Rep. Hall: March legislative update

Categories: Hall News,News

By state Rep. Matt Hall of Marshall

Addressing Coronavirus in Michigan

The coronavirus is already here in Michigan, and we are just beginning to feel its impact. While this unprecedented public health challenge is a great concern for our community, it is important to highlight our state and local health care professionals are working diligently to protect Calhoun and Kalamazoo county residents and families across Michigan.

Michigan law grants the governor exceptionally broad emergency powers. Much like President Donald J. Trump is taking aggressive action to limit the spread of the virus on a national scale, Gov. Gretchen Whitmer has exercised her emergency powers here in Michigan to limit public gatherings, close K-12 schools and restrict business operations.

While I do not agree with all of the decisions the governor has made, I do hope her executive actions achieve their desired goal of flattening the curve and limiting the spread of the virus. Now, more than ever, it couldn’t be more important our health care professionals and departments have access to crucial resources to provide care to Michigan residents experiencing severe symptoms and save lives.

The Michigan Legislature is playing a crucial role in mitigation efforts statewide. I voted to approve an emergency budget plan that dedicates $150 million in state funding to address evolving challenges with COVID-19. The funding will go toward expanding virus testing and monitoring, increasing patient access to treatment and providing health care facilities like Oaklawn Hospital with the resources they need to better respond to coronavirus cases.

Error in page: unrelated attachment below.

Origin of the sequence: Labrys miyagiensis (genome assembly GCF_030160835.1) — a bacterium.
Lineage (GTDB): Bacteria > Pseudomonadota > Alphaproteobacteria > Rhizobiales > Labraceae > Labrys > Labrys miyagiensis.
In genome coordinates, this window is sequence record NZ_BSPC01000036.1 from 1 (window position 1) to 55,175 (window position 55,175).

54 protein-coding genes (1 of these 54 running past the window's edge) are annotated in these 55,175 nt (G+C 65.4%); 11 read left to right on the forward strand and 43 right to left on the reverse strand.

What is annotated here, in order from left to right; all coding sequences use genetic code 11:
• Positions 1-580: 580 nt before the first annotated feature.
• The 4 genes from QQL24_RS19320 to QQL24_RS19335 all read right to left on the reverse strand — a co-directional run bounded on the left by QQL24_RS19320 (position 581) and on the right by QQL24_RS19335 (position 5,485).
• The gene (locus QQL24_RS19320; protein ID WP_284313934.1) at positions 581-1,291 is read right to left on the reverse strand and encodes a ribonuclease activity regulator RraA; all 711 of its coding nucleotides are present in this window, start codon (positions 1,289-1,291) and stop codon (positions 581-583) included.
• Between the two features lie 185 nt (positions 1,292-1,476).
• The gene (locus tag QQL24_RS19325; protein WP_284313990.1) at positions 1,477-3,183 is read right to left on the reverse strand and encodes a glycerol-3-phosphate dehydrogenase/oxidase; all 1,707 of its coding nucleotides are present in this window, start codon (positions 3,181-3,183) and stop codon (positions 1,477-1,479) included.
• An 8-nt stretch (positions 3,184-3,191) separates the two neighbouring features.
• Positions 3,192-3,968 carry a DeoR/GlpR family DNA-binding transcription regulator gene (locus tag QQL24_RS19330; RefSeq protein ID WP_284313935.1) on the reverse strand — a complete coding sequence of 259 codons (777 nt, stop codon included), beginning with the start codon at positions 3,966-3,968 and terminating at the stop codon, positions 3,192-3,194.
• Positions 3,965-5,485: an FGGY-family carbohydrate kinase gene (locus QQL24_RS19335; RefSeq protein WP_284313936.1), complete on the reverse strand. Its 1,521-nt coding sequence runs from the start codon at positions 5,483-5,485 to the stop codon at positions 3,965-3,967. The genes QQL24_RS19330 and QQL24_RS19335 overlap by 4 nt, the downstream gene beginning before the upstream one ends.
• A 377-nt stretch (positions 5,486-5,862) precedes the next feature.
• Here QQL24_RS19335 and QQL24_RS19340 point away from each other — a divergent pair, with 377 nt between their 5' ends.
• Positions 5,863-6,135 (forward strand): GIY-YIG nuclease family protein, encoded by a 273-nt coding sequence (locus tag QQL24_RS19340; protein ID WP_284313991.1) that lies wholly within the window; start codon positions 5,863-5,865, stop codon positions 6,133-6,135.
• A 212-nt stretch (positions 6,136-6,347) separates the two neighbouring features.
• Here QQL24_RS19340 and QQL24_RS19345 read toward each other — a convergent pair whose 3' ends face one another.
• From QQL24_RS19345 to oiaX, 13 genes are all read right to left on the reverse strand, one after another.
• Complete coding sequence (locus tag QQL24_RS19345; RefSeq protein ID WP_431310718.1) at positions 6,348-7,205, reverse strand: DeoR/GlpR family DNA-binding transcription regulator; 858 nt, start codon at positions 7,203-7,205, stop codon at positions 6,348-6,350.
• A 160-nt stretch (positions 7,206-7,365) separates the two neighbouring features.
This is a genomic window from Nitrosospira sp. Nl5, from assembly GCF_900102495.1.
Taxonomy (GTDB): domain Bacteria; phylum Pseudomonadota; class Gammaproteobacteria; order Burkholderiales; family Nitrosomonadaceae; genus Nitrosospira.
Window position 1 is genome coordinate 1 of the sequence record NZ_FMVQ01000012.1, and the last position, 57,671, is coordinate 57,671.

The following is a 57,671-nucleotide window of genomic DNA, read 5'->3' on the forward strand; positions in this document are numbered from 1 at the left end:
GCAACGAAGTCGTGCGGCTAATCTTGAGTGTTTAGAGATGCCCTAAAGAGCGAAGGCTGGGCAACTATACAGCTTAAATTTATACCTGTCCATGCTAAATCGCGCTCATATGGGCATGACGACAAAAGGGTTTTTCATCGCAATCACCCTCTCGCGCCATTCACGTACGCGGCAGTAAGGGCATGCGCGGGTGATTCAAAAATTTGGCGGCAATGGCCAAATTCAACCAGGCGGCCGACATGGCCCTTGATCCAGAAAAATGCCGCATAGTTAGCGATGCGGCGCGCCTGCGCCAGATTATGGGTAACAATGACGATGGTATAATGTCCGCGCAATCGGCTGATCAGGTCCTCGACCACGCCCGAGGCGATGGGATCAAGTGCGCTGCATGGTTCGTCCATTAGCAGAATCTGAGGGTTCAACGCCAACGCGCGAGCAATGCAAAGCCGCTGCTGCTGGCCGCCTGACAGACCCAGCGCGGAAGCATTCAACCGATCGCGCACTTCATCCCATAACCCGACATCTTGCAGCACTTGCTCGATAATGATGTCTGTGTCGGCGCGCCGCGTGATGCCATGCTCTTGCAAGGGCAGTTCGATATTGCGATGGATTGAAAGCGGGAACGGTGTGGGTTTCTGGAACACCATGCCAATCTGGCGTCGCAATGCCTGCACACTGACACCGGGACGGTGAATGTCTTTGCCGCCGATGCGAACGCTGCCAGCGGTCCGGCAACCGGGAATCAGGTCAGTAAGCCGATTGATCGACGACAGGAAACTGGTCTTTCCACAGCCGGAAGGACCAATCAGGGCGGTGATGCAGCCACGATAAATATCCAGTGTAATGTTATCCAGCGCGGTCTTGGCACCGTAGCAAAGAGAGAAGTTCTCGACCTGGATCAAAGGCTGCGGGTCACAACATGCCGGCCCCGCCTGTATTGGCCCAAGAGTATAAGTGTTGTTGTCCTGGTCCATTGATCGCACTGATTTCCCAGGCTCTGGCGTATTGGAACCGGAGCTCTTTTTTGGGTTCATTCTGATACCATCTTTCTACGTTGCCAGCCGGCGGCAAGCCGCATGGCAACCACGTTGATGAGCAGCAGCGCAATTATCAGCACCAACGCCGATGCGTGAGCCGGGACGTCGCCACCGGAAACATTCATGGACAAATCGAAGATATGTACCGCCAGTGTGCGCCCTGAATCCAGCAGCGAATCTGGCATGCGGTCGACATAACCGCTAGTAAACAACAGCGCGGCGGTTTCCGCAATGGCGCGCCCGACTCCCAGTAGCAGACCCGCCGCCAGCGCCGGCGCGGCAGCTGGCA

I would be remiss not to mention there will be adequate oversight on the approved emergency funding. State auditors will monitor all transactions closely to ensure the allocated funds are going to where they are supposed to.

I am very concerned about the impact the governor’s decision to temporarily close the doors of some businesses and restrict the operations of others will have on communities throughout the state. The governor, however, believes the impact on local businesses would be worse if not for these aggressive measures to limit public contact.

At a later date, there will be plenty of time to evaluate her decisions to address this virus, but in the meantime, I hope she continues to act with the best interest of our state in mind. I intend to work closely with the governor’s administration and my colleagues in the Legislature on solutions to help small businesses burdened by these temporary closures and restrictions recover after we get through this public health emergency.

Together as a state, we will overcome this, but it is going to take each and every one of us to help curtail further spread. That means using effective preventive measures like washing your hands often with soap, staying home if sick, cleaning frequently touched surfaces and practicing social distancing.

For questions about COVID-19, residents can call 1-888-535-6136. The hotline is open every day from 8 a.m. to 5 p.m. I also encourage residents to visit www.michigan.gov/Coronavirus and www.CDC.gov/Coronavirus for additional, reliable information about the virus.